Chickpeas Harvest & Storage
Download PDF

Adapted from article by Donna Fleury, P.Ag.

Quality Matters

Chickpea size and colour is very important for quality. It is important to time a desiccant operation properly to make sure the colour has changed and the seeds are not green. Deductions are implemented if immature green seeds comprise more than 0.5% in Kabuli, and 1% in Desi chickpeas.

Other factors that negatively affect quality are Botrytis or Sclerotinia in the sample, admixtures, small seed size, and a lack of seed uniformity. Although chickpeas are a bit taller, pay attention to cutting height to reduce the risk of earth-tag (or soil) on the seeds.

Swathing or Direct Combining Chickpeas

Chickpeas are considered ready to harvest when the majority of the plants are yellow and most pods are mature (yellow to brown in colour). At this stage, the top of the plant may still be green. However, if the plants are left standing too long following maturity there is a risk of pod drop. This can occur if the small stem attaching the pod to the plant breaks. If left in the field too long following maturity, seed weathering can reduce quality. Currently over 90% of chickpeas are straight cut.

The best yields for chickpeas are obtained when the crop is left standing and then straight combined. Chickpeas do not cure well in the swath, resulting in high green seed if swathed or desiccated too early. Swathing may result in lower yield, higher green seed, and seed infection from both fungal and bacterial diseases, resulting in reduced quality and yield. Desiccation is a better alternative to swathing for reducing the amount of residual green material in the field prior to harvest. However, you have to wait until stems are green to brown in colour, pods are mature (yellow to brown in colour), and 80-90% of the original leaves have dropped. The more the crop has a chance to mature naturally, the better the yield and quality. Depending on the year, frost may act as a natural desiccant depending on the stage of the crop.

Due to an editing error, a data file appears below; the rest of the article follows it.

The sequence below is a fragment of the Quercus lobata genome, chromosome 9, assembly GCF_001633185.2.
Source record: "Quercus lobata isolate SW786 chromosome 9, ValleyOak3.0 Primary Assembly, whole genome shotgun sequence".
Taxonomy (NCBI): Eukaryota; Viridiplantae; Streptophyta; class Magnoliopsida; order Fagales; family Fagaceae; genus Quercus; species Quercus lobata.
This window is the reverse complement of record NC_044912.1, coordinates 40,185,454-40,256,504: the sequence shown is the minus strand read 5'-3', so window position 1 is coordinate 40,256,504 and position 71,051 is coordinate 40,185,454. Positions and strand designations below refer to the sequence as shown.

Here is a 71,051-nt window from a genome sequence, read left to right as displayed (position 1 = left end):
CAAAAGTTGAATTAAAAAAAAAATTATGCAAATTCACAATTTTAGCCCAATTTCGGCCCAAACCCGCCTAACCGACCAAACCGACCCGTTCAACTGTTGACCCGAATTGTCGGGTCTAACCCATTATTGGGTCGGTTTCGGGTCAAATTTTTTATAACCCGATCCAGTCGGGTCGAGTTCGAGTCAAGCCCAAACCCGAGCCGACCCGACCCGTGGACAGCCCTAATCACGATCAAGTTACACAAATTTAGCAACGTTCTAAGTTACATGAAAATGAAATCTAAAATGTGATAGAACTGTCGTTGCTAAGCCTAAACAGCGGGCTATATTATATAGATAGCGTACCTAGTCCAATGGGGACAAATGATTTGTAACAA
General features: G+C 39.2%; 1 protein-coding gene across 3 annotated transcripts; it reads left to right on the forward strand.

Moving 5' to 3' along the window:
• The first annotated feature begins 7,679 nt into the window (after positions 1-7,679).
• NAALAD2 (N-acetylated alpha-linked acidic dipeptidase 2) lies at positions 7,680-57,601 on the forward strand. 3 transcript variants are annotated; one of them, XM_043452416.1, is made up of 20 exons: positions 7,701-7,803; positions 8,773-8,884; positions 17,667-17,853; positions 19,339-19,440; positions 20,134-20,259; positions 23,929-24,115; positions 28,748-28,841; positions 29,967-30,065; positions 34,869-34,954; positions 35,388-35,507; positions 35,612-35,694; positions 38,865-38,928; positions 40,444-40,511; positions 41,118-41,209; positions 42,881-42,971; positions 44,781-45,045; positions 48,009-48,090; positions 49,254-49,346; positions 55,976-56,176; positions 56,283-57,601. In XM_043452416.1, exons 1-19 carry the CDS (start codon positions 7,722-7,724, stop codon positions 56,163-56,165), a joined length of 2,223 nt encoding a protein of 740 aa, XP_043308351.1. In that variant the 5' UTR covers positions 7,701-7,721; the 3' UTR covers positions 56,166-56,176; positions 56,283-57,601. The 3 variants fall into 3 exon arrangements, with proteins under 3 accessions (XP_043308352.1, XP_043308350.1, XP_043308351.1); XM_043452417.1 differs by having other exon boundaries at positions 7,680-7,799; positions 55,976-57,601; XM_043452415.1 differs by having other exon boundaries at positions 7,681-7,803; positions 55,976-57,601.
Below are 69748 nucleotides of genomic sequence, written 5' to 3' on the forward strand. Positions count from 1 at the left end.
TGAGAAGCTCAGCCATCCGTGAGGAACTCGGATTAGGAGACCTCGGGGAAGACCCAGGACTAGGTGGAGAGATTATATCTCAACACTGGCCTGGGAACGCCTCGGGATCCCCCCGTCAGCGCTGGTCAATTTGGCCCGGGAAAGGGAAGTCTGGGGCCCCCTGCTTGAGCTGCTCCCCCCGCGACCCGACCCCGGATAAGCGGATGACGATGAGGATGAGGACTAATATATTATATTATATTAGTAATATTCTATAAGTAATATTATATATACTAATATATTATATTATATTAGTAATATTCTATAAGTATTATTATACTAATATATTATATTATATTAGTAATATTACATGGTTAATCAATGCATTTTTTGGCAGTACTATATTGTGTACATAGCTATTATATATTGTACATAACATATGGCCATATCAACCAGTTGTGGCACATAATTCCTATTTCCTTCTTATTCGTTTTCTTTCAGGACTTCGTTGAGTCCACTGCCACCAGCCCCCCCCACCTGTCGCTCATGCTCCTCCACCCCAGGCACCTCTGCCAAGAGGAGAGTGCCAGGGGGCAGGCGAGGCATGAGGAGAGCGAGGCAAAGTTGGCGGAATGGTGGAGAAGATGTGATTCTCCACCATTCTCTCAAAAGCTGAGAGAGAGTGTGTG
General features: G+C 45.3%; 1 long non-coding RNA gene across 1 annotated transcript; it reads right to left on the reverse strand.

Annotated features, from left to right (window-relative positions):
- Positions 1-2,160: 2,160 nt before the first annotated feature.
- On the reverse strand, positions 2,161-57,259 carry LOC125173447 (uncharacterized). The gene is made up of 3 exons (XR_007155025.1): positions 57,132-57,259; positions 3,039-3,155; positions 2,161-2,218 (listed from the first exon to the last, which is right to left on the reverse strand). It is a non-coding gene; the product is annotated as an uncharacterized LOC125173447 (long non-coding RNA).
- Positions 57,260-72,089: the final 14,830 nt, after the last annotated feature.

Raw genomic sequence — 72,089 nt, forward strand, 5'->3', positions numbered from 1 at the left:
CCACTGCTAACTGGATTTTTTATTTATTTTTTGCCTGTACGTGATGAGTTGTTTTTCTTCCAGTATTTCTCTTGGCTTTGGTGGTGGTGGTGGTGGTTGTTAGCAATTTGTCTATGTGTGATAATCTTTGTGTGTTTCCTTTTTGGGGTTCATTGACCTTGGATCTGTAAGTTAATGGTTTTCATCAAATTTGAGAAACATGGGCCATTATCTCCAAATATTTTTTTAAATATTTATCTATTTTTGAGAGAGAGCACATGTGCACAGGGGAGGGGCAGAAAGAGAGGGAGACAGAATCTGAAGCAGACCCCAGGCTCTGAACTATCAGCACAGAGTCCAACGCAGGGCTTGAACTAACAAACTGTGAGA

Chickpeas have stiff stems and a relatively upright growth habit, with pods developing several inches above the ground. Pods are quite shatter resistant, although shattering of maturing pods may occur under drought conditions. Pods and seeds often mature before the stems and leaves. If straight cutting equipment is not available, chickpeas can also be swathed immediately ahead of the combine. Although swathing is not recommended, if swathing, swath the crop when plants are slightly damp which should result in the formation of an intact swath that is less susceptible to wind movement and therefore reduce pod losses.

Figure 1. Mature chickpea pods attached to stem.

Harvest Aids: Desiccants and Pre-Harvest Perennial Weed Control

Various chemical harvest management tools are available to aid in the preparation for combining. It is important to select the right product for the right crop and the intended outcome. Is it crop desiccation and dry down, or pre-harvest perennial weed control that is the main focus? These products are not the same – know what you are planning for and make sure to select the right product, follow label directions, and timing of application. Harvest aid products vary in speed of activity, efficacy, and pre-harvest intervals.

For crop rapid dry down of green material to coordinate harvest timing, desiccant or herbicide with ‘harvest aid’ uses is the product to choose. The whole goal of desiccants or harvest aids is to make sure the crop is dry and goes through the combine efficiently. Pre-harvest perennial weed control products are designed for controlling perennial weeds or heavy green annual weed pressure prior to harvest, they are not intended to speed up maturity or dry down crop faster.


The best time to combine chickpeas is around 18% moisture content. Chickpeas must be handled carefully to prevent seed chipping and cracking and maintain quality, especially the larger seeded Kabuli types, so reducing combine speed is recommended. Combine settings for chickpea should start with those used for dry pea. Wider concave settings may be required for the larger seed types and increased cylinder or rotor speed may be needed to remove the seed from the pod.

Avoid combining chickpeas that are wet or immature. When straight cutting, air or pick-up reels may reduce harvest loss compared to bat reels. Make sure when transferring grain through augers and into bins that it is not subjected to high speeds or lengthy falls.

Chickpeas should be stored at 14% moisture or less. If harvested in hot, dry conditions, chickpeas should be aerated to cool them down prior to storage.

Download PDF

Related Resources